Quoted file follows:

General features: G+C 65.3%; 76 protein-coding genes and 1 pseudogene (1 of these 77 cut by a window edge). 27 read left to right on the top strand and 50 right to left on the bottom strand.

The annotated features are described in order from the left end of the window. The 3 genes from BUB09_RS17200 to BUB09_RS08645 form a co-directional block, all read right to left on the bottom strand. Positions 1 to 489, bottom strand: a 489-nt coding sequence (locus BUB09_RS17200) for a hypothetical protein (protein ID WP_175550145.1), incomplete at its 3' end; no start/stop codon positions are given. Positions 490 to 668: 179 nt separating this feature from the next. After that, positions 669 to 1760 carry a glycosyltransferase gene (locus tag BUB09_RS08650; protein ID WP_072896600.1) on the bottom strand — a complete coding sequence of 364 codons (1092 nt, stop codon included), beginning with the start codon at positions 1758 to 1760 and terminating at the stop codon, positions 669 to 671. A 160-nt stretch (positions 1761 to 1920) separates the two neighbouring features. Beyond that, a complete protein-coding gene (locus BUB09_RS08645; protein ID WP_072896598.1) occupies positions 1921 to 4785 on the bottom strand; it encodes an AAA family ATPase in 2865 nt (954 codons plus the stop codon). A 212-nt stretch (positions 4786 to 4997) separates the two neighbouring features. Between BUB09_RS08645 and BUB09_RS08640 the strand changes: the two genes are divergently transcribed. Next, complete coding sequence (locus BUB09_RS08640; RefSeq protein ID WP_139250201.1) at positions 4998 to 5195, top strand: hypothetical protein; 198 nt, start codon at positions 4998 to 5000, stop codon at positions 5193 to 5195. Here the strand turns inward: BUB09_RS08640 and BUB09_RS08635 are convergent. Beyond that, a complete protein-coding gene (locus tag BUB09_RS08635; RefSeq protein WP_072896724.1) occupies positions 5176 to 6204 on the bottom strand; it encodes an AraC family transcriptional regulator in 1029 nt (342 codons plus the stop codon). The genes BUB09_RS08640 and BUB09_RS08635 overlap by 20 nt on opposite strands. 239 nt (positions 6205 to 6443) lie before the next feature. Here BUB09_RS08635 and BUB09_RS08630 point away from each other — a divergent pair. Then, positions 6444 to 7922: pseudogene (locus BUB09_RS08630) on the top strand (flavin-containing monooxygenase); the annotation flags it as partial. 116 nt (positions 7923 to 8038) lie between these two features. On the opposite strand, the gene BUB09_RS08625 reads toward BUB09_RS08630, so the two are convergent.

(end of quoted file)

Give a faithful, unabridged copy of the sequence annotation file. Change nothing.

General features: G+C 65.3%; 76 protein-coding genes and 1 pseudogene (1 of these 77 cut by a window edge). 27 read left to right on the top strand and 50 right to left on the bottom strand.

The annotated features are described in order from the left end of the window. The 3 genes from BUB09_RS17200 to BUB09_RS08645 form a co-directional block, all read right to left on the bottom strand. Positions 1 to 489, bottom strand: a 489-nt coding sequence (locus BUB09_RS17200) for a hypothetical protein (protein ID WP_175550145.1), incomplete at its 3' end; no start/stop codon positions are given. Positions 490 to 668: 179 nt separating this feature from the next. After that, positions 669 to 1760 carry a glycosyltransferase gene (locus tag BUB09_RS08650; protein ID WP_072896600.1) on the bottom strand — a complete coding sequence of 364 codons (1092 nt, stop codon included), beginning with the start codon at positions 1758 to 1760 and terminating at the stop codon, positions 669 to 671. A 160-nt stretch (positions 1761 to 1920) separates the two neighbouring features. Beyond that, a complete protein-coding gene (locus BUB09_RS08645; protein ID WP_072896598.1) occupies positions 1921 to 4785 on the bottom strand; it encodes an AAA family ATPase in 2865 nt (954 codons plus the stop codon). A 212-nt stretch (positions 4786 to 4997) separates the two neighbouring features. Between BUB09_RS08645 and BUB09_RS08640 the strand changes: the two genes are divergently transcribed. Next, complete coding sequence (locus BUB09_RS08640; RefSeq protein ID WP_139250201.1) at positions 4998 to 5195, top strand: hypothetical protein; 198 nt, start codon at positions 4998 to 5000, stop codon at positions 5193 to 5195. Here the strand turns inward: BUB09_RS08640 and BUB09_RS08635 are convergent. Beyond that, a complete protein-coding gene (locus tag BUB09_RS08635; RefSeq protein WP_072896724.1) occupies positions 5176 to 6204 on the bottom strand; it encodes an AraC family transcriptional regulator in 1029 nt (342 codons plus the stop codon). The genes BUB09_RS08640 and BUB09_RS08635 overlap by 20 nt on opposite strands. 239 nt (positions 6205 to 6443) lie before the next feature. Here BUB09_RS08635 and BUB09_RS08630 point away from each other — a divergent pair. Then, positions 6444 to 7922: pseudogene (locus BUB09_RS08630) on the top strand (flavin-containing monooxygenase); the annotation flags it as partial. 116 nt (positions 7923 to 8038) lie between these two features. On the opposite strand, the gene BUB09_RS08625 reads toward BUB09_RS08630, so the two are convergent.